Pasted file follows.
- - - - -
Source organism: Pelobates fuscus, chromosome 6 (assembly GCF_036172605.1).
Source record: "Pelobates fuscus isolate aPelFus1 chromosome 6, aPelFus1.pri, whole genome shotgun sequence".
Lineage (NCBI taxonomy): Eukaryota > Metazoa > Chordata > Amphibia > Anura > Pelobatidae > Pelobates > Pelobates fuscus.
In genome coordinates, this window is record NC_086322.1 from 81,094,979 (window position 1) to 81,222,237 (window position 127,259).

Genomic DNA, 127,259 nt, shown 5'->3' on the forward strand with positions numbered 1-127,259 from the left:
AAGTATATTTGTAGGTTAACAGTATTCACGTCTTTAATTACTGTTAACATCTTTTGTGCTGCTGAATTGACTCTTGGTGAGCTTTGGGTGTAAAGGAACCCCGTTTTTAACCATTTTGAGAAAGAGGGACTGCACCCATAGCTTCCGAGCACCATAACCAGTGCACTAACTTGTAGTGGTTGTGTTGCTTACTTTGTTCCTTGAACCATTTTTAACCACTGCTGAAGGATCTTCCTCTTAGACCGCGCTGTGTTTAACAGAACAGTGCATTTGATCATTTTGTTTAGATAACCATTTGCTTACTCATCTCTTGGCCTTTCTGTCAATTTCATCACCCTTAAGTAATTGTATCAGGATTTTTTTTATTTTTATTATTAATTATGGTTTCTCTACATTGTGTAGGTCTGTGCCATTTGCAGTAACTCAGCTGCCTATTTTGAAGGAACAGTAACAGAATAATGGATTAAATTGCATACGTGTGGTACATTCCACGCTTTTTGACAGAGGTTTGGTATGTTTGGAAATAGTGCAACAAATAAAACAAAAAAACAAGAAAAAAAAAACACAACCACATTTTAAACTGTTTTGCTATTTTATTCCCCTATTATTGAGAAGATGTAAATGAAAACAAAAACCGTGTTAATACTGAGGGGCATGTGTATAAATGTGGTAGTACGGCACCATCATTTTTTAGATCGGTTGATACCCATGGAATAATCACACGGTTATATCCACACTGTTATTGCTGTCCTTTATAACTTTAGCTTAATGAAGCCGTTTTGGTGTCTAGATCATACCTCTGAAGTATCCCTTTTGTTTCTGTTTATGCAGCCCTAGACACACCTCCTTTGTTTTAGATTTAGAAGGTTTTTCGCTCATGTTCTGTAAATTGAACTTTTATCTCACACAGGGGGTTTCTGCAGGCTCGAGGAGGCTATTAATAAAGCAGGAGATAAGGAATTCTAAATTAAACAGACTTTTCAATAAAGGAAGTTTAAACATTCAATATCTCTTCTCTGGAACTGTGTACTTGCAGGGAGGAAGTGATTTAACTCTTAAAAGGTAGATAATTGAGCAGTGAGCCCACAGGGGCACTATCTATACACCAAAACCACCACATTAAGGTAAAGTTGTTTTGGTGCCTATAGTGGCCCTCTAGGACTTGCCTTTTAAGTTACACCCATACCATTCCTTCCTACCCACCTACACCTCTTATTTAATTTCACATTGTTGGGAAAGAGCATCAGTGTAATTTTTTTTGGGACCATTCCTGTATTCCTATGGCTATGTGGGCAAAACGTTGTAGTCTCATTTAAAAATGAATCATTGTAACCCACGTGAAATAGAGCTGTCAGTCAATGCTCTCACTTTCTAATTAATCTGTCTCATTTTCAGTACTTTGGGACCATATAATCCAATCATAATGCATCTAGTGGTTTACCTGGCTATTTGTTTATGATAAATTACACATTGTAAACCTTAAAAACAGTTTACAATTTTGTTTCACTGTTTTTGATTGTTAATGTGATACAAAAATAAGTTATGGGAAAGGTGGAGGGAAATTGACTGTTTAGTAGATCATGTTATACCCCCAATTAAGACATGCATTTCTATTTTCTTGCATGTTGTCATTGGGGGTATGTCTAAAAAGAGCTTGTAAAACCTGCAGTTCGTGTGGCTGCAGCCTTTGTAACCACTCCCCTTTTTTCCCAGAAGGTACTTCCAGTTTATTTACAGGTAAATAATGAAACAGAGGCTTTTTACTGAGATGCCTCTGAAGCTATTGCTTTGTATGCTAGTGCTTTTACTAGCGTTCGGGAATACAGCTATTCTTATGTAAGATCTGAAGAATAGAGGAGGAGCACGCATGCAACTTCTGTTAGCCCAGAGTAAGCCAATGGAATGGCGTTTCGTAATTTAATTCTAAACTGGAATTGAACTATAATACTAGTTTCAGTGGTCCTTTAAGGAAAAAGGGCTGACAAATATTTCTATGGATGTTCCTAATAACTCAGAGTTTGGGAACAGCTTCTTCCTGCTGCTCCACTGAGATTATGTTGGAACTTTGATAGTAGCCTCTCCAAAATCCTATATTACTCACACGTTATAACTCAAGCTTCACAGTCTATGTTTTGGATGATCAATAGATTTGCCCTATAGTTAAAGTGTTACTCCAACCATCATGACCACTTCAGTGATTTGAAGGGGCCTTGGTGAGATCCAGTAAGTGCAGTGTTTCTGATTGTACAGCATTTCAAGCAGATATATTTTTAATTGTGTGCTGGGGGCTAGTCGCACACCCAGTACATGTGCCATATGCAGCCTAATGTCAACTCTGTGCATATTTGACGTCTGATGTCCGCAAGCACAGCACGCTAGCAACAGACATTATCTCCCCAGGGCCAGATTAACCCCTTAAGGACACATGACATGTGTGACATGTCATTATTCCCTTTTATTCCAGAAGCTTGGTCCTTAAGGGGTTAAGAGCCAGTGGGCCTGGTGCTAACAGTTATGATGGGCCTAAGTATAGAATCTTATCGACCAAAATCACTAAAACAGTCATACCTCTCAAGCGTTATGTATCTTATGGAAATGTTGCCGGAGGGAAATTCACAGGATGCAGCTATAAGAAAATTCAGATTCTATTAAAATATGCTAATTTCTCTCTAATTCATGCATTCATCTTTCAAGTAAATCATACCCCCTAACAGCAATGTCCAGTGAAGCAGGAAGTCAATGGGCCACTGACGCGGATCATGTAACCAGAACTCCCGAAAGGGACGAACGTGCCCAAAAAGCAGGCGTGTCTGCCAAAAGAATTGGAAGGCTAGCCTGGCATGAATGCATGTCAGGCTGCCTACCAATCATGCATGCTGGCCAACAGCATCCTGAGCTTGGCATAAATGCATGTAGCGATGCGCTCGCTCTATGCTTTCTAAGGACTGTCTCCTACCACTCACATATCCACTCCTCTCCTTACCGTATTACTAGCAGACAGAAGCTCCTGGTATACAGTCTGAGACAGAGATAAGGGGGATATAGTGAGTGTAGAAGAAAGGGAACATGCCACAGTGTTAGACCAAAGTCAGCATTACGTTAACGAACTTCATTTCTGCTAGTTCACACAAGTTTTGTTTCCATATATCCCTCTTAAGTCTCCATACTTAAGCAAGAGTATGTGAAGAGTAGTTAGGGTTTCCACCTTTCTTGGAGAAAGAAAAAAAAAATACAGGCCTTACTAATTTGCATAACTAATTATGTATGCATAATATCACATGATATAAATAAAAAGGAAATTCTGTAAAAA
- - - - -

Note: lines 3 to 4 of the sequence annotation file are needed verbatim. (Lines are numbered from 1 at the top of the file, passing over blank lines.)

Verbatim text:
Lineage (NCBI taxonomy): Eukaryota > Metazoa > Chordata > Amphibia > Anura > Pelobatidae > Pelobates > Pelobates fuscus.
In genome coordinates, this window is record NC_086322.1 from 81,094,979 (window position 1) to 81,222,237 (window position 127,259).